While attending the 2011 EDUCAUSE Annual Conference in Philadelphia, I was interviewed by Jennifer Sparrow, Director of Emerging Technologies and New Ventures at Virginia Tech. The following audio clips from that interview cover a range of topics that interest me and projects in which I am involved.
What is the MIT Center for Mobile Learning? (2:09 minutes)
- The new center combines three programs to make something more of them.
- App Inventor for Android from Google, which I helped start when a visiting faculty member at Google in 2010, asks the question, Why not begin programming using your tablet or smart phone? MIT will make this open source in the future.
- Education Arcade, run by Eric Klopfer, explores augmented reality gaming.
- MIT Scratch Project is an environment on a web browser where children can create things. Mitch Resnick wants to move this more to the web and mobility.
How does the center address open educational resources and open source? (0:48 minutes)
- Google Android Apps are more open than the Apple iOS, which has the market share.
- This is not supposed to be a Google center, it's an MIT center. Starting with Android was the easiest way to get going.
- We’d like to talk to Apple, Microsoft, Samsung, for example.
- We plan to develop App Inventor in all sorts of places.
What kinds of successful educational uses of mobile technologies have you observed? (2:55 minutes)
- Location-based data collection interest me most.
- With App Inventor, students can collect data. For example, collecting rainfall data in Haiti.
- First ones were social — where are all the good parties? Potential for individual apps.
- Medical data are the most interesting. For example, in Nicaragua, a project is collecting data in the back country using the mobile phone as a mobile laboratory. In this case, a smart phone can serve as an inexpensive microscope, with your eye as the lens.
How will mobile technology influence teaching and learning in the next few years? (2:04 minutes)
- There is now an emphasis on community communication.
- I just started using a videocam, which changes your perception of what it means to collaborate.
- Years ago, I gave the TAs cell phones. Everyone hated it — it was so out of the culture. Today, everyone wants to do that to get help.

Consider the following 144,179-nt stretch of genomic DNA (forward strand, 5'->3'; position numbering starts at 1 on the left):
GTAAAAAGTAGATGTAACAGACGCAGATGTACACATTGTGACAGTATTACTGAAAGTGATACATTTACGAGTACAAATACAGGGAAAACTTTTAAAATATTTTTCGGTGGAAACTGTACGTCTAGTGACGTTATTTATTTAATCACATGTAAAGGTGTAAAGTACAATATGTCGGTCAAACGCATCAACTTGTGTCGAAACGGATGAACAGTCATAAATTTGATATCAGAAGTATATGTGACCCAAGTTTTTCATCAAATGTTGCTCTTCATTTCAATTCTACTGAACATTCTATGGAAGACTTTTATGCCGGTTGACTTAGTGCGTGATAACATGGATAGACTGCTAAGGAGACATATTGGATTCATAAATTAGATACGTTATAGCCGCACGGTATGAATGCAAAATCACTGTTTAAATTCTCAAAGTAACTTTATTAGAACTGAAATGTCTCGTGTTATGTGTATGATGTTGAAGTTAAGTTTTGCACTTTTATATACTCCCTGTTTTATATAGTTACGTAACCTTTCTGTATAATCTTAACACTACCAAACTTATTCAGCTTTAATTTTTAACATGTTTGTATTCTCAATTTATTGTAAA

- Research has shown advantages to using a mobile phone for quick reading. For example, if I want to do drill, such as learning a language, using a mobile phone is useful. There’s a lot of potential for that kind of change.
What are the cultural challenges to open content adoption? (1:34 minutes)
- Open educational resources are finally becoming appreciated, but culturally, powerful interests oppose this openness, which allows students to share and remix and build on materials.
- A lot of the opposition is coming from producers of closed educational technology systems. Putting OER in closed learning management systems conflicts with the idea of sharing.
- What is the university actually about? If you buy into the language of “content” meant to be licensed, marketed, and packaged, the weaker the university becomes as an idea.
How can we support those interested in using OER in their instruction? (0:50 minute)
- We need to make curated places of OER to make them easier to find.
- That will make a big difference because you won’t have to scour the web for these resources.
Will the university ever recognize peer review of OER in repositories as valid? (1:39 minutes)
- In faculty promotion and tenure decisions, the question is, Have you influenced the world?
- This idea is orthogonal to whether something is open or not. You hope that in the long run, that if you create something and make it open, people will find what you’ve done valuable and build on it.
- The issue for universities is that people get promoted for their educational contributions. Even universities without a strong research component feel they must beef up their research partly for prestige and partly for research funding. The issue is not OER per se.
Thanks go to Gerry Bayne of EDUCAUSE for editing these audio clips for publication in this issue of EQ.
© 2011 Hal Abelson. The text of this EQ article is licensed under the Creative Commons Attribution 3.0 license.